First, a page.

“In New York then, I learn to appreciate the Italian Renaissance,” said Le Corbusier of Grand Central. “It is so well done that you could believe it to be genuine. It even has a strange, new firmness which is not Italian, but American.” It was not seen as such by its owner, New York Central Railroad, which viewed it mostly as a cash cow. As early as 1954, the Central proposed replacing the terminal with something called The Hyberboloid — an I. M. Pei monstrosity that, at 108 stories and 1,600 feet, would have become the world’s tallest building at the time. There was enough public outcry that a scaled-down Hyberboloid was built instead just north of Grand Central, where it was retitled the Pan Am (later the Met Life) Building. Even at a lesser height, it proved every bit as grotesque as promised.

Still unsatisfied, New York Central proposed in 1961 to build a three-level bowling alley over Grand Central’s Main Concourse, which would have required lowering the ceiling from sixty feet to fifteen and cutting off from view its glorious blue mural of the zodiac. This, too, was stopped. Foiled again, New York Central resorted to plastering the terminal with ads and bombarding travelers with canned Muzak, complete with commercials, over the public address system.

[Photo Credit: Boris Yale Klapwald/Brain-Ink]

The Big Crowd


Our pal Kevin Baker’s new novel, The Big Crowd, was reviewed by Scott Turow yesterday in the Times:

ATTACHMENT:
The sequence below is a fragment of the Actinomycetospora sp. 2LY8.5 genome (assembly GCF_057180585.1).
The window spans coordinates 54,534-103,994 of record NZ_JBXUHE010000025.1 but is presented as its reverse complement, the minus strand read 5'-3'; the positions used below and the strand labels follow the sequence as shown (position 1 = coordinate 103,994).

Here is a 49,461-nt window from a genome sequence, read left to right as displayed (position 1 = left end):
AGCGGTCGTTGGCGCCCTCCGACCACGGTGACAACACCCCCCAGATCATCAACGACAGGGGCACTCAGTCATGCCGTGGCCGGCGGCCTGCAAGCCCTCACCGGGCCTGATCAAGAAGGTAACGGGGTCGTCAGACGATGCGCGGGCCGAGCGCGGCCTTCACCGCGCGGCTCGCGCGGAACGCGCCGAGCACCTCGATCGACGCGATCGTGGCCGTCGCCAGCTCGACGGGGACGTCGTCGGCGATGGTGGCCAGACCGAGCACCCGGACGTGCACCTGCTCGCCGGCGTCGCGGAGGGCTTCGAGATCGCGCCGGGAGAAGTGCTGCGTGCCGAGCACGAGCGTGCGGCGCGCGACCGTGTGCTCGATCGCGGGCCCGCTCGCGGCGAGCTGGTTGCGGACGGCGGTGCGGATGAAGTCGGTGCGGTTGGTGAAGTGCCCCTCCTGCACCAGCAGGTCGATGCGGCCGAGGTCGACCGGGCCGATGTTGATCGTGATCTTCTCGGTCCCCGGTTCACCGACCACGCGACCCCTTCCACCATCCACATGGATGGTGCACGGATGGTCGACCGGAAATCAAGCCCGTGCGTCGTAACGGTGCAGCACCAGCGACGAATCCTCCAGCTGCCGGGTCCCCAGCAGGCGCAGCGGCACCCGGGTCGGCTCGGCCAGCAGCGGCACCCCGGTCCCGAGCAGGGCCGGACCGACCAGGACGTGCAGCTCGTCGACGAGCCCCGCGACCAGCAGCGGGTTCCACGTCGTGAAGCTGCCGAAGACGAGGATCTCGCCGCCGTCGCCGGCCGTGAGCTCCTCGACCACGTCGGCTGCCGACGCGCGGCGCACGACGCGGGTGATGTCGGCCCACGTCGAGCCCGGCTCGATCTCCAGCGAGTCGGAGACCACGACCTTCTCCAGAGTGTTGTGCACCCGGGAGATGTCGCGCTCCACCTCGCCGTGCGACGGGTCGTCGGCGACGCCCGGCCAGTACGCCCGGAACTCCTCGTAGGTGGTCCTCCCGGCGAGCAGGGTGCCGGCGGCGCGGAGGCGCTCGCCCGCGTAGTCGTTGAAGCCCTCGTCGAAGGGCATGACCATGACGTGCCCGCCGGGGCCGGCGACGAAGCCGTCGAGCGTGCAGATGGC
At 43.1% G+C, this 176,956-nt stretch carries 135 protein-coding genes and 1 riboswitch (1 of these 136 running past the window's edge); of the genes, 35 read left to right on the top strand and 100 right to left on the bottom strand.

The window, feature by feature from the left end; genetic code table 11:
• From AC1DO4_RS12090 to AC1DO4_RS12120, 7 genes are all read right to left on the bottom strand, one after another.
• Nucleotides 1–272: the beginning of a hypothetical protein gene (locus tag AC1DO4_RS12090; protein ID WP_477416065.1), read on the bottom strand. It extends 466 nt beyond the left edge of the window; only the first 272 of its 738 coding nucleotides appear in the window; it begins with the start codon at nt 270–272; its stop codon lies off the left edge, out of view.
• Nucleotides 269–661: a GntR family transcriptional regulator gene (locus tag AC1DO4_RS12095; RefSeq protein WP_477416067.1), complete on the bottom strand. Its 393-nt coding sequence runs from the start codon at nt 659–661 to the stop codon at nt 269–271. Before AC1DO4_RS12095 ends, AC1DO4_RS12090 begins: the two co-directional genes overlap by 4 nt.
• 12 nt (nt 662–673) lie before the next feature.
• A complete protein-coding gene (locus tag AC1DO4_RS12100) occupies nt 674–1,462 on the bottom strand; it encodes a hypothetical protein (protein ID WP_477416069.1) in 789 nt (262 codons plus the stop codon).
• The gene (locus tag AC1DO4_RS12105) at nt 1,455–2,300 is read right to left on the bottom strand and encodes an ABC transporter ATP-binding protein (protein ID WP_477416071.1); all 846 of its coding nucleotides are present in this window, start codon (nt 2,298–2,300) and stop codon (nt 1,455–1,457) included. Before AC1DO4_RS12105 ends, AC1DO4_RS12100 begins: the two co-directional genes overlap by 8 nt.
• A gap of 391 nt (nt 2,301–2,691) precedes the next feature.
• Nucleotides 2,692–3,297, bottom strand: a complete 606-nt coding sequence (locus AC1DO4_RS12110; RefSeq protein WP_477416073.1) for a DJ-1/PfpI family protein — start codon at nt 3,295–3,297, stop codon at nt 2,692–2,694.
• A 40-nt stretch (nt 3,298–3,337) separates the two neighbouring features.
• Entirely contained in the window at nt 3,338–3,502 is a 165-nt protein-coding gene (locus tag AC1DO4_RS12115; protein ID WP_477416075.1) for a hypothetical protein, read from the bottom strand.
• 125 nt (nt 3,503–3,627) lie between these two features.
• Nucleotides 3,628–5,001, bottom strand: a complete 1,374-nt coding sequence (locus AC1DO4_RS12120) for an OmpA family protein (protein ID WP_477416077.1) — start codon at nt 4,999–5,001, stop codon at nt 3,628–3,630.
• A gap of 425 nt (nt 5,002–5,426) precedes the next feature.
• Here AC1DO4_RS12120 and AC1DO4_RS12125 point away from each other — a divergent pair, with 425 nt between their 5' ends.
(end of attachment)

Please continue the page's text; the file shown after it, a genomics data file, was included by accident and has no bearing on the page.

The novel succeeds in creating a compelling imagined world. Most of the telling is through dialogue, and Baker’s re-creation of the cadences and diction of another time is impressive. Charlie is described as “a jake guy,” while Toots Shor says of a bet he’d like to make, “I could use the kale.” In anger, Tom barks “Nuts,” rather than the coarser language of today. And the hit men have the colorful nicknames of bygone times: Kid Twist, Cockeye Dunn, Tick-Tock Tannenbaum.

Best of all, the novel delivers on what the title promises, a detailed rendering of the relationships within that era’s power cabal. “A city like New York,” Charlie tells Tom, “it’s got to have great men — not good men — to run it. . . . We’re held together against the chaos by the grip of a few strong men, that’s all.” Baker offers a vast array of secondary characters — cops and thugs, politicians, bureaucrats, clergymen, bosses and hangers-on — who grow increasingly vivid as they appear and reappear in the gradual recounting of various incidents, like the murder of Peter Panto, an upstart organizer on the docks. Actual historical figures, including Robert Moses and Cardinal Spellman, are served up unsparingly.